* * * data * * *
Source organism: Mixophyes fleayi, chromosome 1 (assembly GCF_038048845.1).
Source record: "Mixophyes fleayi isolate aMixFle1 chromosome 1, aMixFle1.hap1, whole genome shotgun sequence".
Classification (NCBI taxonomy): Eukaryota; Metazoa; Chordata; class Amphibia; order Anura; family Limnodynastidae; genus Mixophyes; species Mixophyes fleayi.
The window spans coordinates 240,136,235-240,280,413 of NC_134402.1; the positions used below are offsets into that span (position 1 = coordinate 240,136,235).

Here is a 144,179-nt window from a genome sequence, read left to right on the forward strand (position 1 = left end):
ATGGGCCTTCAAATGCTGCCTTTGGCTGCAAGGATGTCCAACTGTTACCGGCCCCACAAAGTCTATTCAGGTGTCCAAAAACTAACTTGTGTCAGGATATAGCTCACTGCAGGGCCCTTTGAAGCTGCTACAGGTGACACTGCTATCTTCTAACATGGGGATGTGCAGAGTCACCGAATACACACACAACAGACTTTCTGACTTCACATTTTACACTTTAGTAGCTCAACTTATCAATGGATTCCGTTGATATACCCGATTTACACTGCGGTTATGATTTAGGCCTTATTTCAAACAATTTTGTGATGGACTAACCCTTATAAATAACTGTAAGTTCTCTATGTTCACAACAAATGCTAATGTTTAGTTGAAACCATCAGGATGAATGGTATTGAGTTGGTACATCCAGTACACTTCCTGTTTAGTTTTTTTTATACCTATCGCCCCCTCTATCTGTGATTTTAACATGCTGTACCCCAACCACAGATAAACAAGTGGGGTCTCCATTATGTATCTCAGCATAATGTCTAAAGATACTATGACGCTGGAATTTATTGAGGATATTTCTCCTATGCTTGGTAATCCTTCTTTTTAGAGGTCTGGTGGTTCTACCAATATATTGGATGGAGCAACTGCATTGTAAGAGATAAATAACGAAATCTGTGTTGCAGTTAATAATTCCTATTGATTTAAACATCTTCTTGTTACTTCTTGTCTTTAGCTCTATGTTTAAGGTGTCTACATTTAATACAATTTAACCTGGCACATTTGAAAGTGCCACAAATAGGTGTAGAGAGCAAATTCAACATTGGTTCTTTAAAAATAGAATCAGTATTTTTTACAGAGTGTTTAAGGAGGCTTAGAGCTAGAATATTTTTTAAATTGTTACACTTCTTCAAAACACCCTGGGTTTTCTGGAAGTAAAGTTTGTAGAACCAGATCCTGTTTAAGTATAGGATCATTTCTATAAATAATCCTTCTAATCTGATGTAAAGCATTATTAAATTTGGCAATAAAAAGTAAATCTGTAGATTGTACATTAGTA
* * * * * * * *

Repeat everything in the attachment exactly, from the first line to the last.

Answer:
Source organism: Mixophyes fleayi, chromosome 1 (assembly GCF_038048845.1).
Source record: "Mixophyes fleayi isolate aMixFle1 chromosome 1, aMixFle1.hap1, whole genome shotgun sequence".
Classification (NCBI taxonomy): Eukaryota; Metazoa; Chordata; class Amphibia; order Anura; family Limnodynastidae; genus Mixophyes; species Mixophyes fleayi.
The window spans coordinates 240,136,235-240,280,413 of NC_134402.1; the positions used below are offsets into that span (position 1 = coordinate 240,136,235).

Here is a 144,179-nt window from a genome sequence, read left to right on the forward strand (position 1 = left end):
ATGGGCCTTCAAATGCTGCCTTTGGCTGCAAGGATGTCCAACTGTTACCGGCCCCACAAAGTCTATTCAGGTGTCCAAAAACTAACTTGTGTCAGGATATAGCTCACTGCAGGGCCCTTTGAAGCTGCTACAGGTGACACTGCTATCTTCTAACATGGGGATGTGCAGAGTCACCGAATACACACACAACAGACTTTCTGACTTCACATTTTACACTTTAGTAGCTCAACTTATCAATGGATTCCGTTGATATACCCGATTTACACTGCGGTTATGATTTAGGCCTTATTTCAAACAATTTTGTGATGGACTAACCCTTATAAATAACTGTAAGTTCTCTATGTTCACAACAAATGCTAATGTTTAGTTGAAACCATCAGGATGAATGGTATTGAGTTGGTACATCCAGTACACTTCCTGTTTAGTTTTTTTTATACCTATCGCCCCCTCTATCTGTGATTTTAACATGCTGTACCCCAACCACAGATAAACAAGTGGGGTCTCCATTATGTATCTCAGCATAATGTCTAAAGATACTATGACGCTGGAATTTATTGAGGATATTTCTCCTATGCTTGGTAATCCTTCTTTTTAGAGGTCTGGTGGTTCTACCAATATATTGGATGGAGCAACTGCATTGTAAGAGATAAATAACGAAATCTGTGTTGCAGTTAATAATTCCTATTGATTTAAACATCTTCTTGTTACTTCTTGTCTTTAGCTCTATGTTTAAGGTGTCTACATTTAATACAATTTAACCTGGCACATTTGAAAGTGCCACAAATAGGTGTAGAGAGCAAATTCAACATTGGTTCTTTAAAAATAGAATCAGTATTTTTTACAGAGTGTTTAAGGAGGCTTAGAGCTAGAATATTTTTTAAATTGTTACACTTCTTCAAAACACCCTGGGTTTTCTGGAAGTAAAGTTTGTAGAACCAGATCCTGTTTAAGTATAGGATCATTTCTATAAATAATCCTTCTAATCTGATGTAAAGCATTATTAAATTTGGCAATAAAAAGTAAATCTGTAGATTGTACATTAGTA